The integrity of the brain vessels was quantitatively assessed using Evans Blue (EB) extravasation. After preparation, the optical density values of the prepared samples were measured at 620 nm with a Microplate reader (BioTek model: Gen 5, Germany). The tissue contents of EB were calculated according to the standard curves of dyes described, and the results are expressed as μg/g wet tissue weight.

Statistical Analysis

All values are presented as means±SEMs. The analyses were performed using SPSS, version 21. ANOVA with repeated measures was used to evaluate the changes that had occurred during the 4‑week treatment period in the body weight, daily drinking water, heart rate, blood pressure, and core temperature. One‑way ANOVA with the Tukey post hoc test was used to evaluate variations in the rCBF, infarct volume, and BBB permeability. The Kruskal-Wallis test was also utilized to evaluate the NDS. Values of P<0.05 were considered statistically significant.

3. Results

Circulating Levels of Thyroid Hormones, Systolic Blood Pressure, Heart Rate, Body Temperature, Water Consumption and Body Weight

Table 1 presents the plasma levels of T3 and T4 of the HPO group.

Table 1

Tail systolic blood pressure (SBP), heart rate (HR), water intake (water), body weight (BW), core temperature (Tem), and plasma concentration of T3 and T4 during four weeks treatment in control (CN) and hypothyroid (HPO) rats


SBP (mmHg)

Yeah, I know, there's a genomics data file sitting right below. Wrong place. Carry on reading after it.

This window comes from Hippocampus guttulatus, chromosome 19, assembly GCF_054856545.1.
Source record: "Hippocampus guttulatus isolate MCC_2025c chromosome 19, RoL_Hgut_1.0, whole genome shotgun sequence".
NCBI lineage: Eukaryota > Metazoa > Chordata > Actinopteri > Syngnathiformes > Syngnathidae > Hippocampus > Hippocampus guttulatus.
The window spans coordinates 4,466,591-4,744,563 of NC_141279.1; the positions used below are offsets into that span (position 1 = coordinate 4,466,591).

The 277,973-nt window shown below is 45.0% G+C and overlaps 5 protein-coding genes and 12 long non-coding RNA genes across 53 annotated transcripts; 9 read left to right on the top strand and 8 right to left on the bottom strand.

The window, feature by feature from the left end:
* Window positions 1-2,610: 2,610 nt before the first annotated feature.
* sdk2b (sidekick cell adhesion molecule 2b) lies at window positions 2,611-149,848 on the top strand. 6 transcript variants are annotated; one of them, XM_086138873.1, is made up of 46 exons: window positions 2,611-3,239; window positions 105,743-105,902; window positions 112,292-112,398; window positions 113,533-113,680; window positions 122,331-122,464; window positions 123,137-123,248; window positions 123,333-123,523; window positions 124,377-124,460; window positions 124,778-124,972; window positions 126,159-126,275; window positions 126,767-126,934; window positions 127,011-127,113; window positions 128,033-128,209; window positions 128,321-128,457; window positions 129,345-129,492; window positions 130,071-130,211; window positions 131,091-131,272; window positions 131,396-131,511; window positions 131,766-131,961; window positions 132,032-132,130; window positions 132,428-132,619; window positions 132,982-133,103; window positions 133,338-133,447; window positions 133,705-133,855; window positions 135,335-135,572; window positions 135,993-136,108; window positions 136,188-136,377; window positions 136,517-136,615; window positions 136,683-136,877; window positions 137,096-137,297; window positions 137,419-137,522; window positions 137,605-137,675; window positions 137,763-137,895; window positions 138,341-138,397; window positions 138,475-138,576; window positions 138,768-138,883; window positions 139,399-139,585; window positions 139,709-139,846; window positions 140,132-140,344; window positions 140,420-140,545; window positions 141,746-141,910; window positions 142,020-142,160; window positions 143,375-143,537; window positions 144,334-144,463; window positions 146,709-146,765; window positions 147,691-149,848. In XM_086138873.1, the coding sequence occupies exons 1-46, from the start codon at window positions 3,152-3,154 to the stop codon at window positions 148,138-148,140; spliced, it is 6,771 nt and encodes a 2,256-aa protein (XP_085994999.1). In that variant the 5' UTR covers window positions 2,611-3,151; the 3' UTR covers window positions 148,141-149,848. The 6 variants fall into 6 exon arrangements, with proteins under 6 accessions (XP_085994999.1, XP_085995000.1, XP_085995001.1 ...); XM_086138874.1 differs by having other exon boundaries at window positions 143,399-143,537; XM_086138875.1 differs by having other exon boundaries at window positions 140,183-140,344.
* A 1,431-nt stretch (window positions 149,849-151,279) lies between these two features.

HR (beats/min)

Water (ml/day)

BW (g)


T3 (µg/dl)

T4 (µg/dl)




























110 ± 1


± 2


± 2


± 3


± 4

369 ± 4

374 ± 6


± 0.6


± 0.4


± 1

30 ± 1

210 ± 3

225 ± 5

240 ± 1

257 ± 2

36.9 ± 0.06

37.1 ± 0.08



± 6



± 0.09



± 1


± 2*

93 ± 1*


± 2*



332 ± 4**


± 3**


± 3*


± 1


± 1*


± 1*


± 1**


± 2


± 2


± 1*


± 1*


± 0.05


± 0.05*


± 4


± 3**


± 0.05


± 0.04**

Data are presented as mean ± SEM, *(p < 0.05), ** (p˂0.01) significantly different from CN group.

Table 1 Tail systolic blood pressure (SBP), heart rate (HR), water intake (water), body weight (BW), core temperature (Tem), and plasma concentration of T3 and T4 during four weeks treatment in control (CN) and hypothyroid (HPO) rats.

The data presented in Table 1 show that the plasma levels of T3 and T4 of the HPO group were significantly lower than those in the CN group. This decrease indicated that treatment with methimazole had successfully induced experimental hypothyroidism in animals. Despite the sameness of systolic blood pressure, heart rate, and body temperature in both groups at the start of treatment, the systolic pressure, and heart rate of the HPO group decreased by 16% and 19% (P < 0.01) in the 4th week of methimazole treatment, respectively. Also, HPO animals experienced a notable decrease of core temperature after 4 weeks treatment with methimazole. While the daily water intake of the CN rats was unchanged during the treatment, water consumption in the HPO rats decreased significantly during the methimazole treatment reaching a minimum of 37.5% in the 4th week. In contrast to the steady increase in the body weight of the CN group, the HPO rats lost 3.6% of the body mass during the 4-week treatment period. The results of blood pressure recordings during the surgery are also presented in Table 2. These data indicated that the systolic blood pressure of the IHPO group was lower than that in the ICN group although this difference was not significant. There was no noticeable difference between the diastolic and mean pressure of both groups, and arterial pressure remained within normal limits pre-, during, and post-ischemia period in both groups. As was expected from the heart rate recorded prior to surgery, the heart rate in the IHPO group was significantly lower.